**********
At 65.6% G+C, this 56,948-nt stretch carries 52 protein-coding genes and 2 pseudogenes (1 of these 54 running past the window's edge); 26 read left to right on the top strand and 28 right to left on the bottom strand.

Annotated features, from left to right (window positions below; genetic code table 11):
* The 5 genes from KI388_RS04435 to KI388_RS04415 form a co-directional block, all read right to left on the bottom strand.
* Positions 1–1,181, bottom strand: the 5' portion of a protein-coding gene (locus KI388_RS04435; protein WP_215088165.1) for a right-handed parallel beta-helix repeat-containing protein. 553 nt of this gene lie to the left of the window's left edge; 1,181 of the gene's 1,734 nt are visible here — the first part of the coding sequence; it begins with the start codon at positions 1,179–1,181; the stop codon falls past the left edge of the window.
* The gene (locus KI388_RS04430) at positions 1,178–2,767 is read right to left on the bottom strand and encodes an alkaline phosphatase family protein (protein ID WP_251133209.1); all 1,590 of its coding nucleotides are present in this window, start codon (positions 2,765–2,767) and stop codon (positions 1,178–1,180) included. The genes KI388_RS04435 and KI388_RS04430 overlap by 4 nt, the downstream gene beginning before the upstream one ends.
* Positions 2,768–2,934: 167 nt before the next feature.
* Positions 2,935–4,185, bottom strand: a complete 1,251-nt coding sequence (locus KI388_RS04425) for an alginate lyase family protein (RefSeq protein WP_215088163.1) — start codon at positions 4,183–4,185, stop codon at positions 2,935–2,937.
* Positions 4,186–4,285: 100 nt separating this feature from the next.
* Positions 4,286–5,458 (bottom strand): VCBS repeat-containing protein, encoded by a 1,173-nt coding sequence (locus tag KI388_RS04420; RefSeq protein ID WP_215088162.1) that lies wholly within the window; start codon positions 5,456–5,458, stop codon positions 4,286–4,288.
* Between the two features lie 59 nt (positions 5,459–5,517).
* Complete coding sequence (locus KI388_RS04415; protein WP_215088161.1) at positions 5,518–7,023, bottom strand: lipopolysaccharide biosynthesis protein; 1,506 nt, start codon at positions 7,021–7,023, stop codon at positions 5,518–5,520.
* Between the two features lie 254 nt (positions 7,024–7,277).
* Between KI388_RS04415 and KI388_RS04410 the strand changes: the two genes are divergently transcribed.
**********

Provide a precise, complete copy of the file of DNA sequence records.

At 65.6% G+C, this 56,948-nt stretch carries 52 protein-coding genes and 2 pseudogenes (1 of these 54 running past the window's edge); 26 read left to right on the top strand and 28 right to left on the bottom strand.

Annotated features, from left to right (window positions below; genetic code table 11):
* The 5 genes from KI388_RS04435 to KI388_RS04415 form a co-directional block, all read right to left on the bottom strand.
* Positions 1–1,181, bottom strand: the 5' portion of a protein-coding gene (locus KI388_RS04435; protein WP_215088165.1) for a right-handed parallel beta-helix repeat-containing protein. 553 nt of this gene lie to the left of the window's left edge; 1,181 of the gene's 1,734 nt are visible here — the first part of the coding sequence; it begins with the start codon at positions 1,179–1,181; the stop codon falls past the left edge of the window.
* The gene (locus KI388_RS04430) at positions 1,178–2,767 is read right to left on the bottom strand and encodes an alkaline phosphatase family protein (protein ID WP_251133209.1); all 1,590 of its coding nucleotides are present in this window, start codon (positions 2,765–2,767) and stop codon (positions 1,178–1,180) included. The genes KI388_RS04435 and KI388_RS04430 overlap by 4 nt, the downstream gene beginning before the upstream one ends.
* Positions 2,768–2,934: 167 nt before the next feature.
* Positions 2,935–4,185, bottom strand: a complete 1,251-nt coding sequence (locus KI388_RS04425) for an alginate lyase family protein (RefSeq protein WP_215088163.1) — start codon at positions 4,183–4,185, stop codon at positions 2,935–2,937.
* Positions 4,186–4,285: 100 nt separating this feature from the next.
* Positions 4,286–5,458 (bottom strand): VCBS repeat-containing protein, encoded by a 1,173-nt coding sequence (locus tag KI388_RS04420; RefSeq protein ID WP_215088162.1) that lies wholly within the window; start codon positions 5,456–5,458, stop codon positions 4,286–4,288.
* Between the two features lie 59 nt (positions 5,459–5,517).
* Complete coding sequence (locus KI388_RS04415; protein WP_215088161.1) at positions 5,518–7,023, bottom strand: lipopolysaccharide biosynthesis protein; 1,506 nt, start codon at positions 7,021–7,023, stop codon at positions 5,518–5,520.
* Between the two features lie 254 nt (positions 7,024–7,277).
* Between KI388_RS04415 and KI388_RS04410 the strand changes: the two genes are divergently transcribed.